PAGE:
Washington Irving, America’s First Professional Writer

By | November 22, 2019

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American author, biographer, historian, and diplomat Washington Irving (April 3, 1783 - November 28, 1859) Source: (gettyimages.com)

Best known for his short stories, “Rip Van Winkle” and “The Legend of Sleepy Hollow,” Washington Irving has gone down in history as the first professional writer of the United States. In addition to pioneering American literature, he was also instrumental in introducing the short story form to the United States and an advocate for stronger copyright laws.

Irving was born in New York City on April 3, 1783, the youngest of eleven children born to Scottish-English immigrants, William and Sarah Irving. He was named after George Washington, a hero of the American Revolution and soon-to-be first official president of the new United States. In fact, Irving was president at Washington's inauguration in 1789. Though he was part of a wealthy merchant family, Irving had little interest in education, choosing to work as an apprentice in a law office rather than attending college as his older siblings had done. He was, however, an avid reader and was greatly interested in the local folklore of the Hudson River Valley, just north of New York City, and that interest would later be reflected in his writings.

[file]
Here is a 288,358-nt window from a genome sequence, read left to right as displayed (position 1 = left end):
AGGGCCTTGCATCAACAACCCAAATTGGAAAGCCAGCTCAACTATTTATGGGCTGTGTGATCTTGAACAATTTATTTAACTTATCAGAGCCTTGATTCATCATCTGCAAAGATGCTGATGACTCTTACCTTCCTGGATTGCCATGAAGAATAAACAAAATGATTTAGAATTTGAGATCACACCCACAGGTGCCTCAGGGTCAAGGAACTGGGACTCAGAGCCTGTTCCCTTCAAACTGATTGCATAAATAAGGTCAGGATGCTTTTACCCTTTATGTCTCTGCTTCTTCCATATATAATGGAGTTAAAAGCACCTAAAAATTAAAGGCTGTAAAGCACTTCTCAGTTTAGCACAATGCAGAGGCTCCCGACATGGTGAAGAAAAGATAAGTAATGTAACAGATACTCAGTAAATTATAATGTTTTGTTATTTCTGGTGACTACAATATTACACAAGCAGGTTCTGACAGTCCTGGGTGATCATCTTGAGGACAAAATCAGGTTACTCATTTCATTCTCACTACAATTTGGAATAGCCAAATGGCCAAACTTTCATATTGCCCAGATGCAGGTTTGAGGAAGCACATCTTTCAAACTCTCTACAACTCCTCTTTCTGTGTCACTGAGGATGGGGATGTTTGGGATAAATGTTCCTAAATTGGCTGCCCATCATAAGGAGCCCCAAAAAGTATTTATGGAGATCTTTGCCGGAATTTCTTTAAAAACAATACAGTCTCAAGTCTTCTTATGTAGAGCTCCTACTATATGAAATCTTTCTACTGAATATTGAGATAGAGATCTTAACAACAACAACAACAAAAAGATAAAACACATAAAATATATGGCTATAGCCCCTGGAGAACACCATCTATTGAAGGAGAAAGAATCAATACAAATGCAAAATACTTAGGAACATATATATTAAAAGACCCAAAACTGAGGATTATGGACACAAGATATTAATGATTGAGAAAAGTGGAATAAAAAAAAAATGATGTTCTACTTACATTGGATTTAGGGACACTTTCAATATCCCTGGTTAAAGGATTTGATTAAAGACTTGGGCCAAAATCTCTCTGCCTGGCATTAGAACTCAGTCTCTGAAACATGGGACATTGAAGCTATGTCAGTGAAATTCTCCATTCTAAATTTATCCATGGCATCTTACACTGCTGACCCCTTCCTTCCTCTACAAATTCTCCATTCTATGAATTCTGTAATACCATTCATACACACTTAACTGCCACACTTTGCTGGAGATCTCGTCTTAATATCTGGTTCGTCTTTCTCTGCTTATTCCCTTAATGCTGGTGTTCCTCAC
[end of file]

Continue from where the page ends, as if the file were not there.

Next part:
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Washington Irving. Source: (Digital Library)

At the age of nineteen, Irving began writing essays under the pseudonym, Jonathan Oldstyle, for his brother Peter’s newspaper, the Morning Chronicle. From 1804-06, he toured Europe before coming back to New York City to practice law, just barely passing the bar exam in 1806. However, he was still interested in writing and, in 1807, collaborated with his friend, James Kirke Paulding, and his elder brother William, to publish Salmagundi, a collection of satirical essays. In 1809, he published a similar book, A History of New York, from Beginning of the World to the End of the Dutch Dynasty, under the pen name Diedrich Knickerbocker.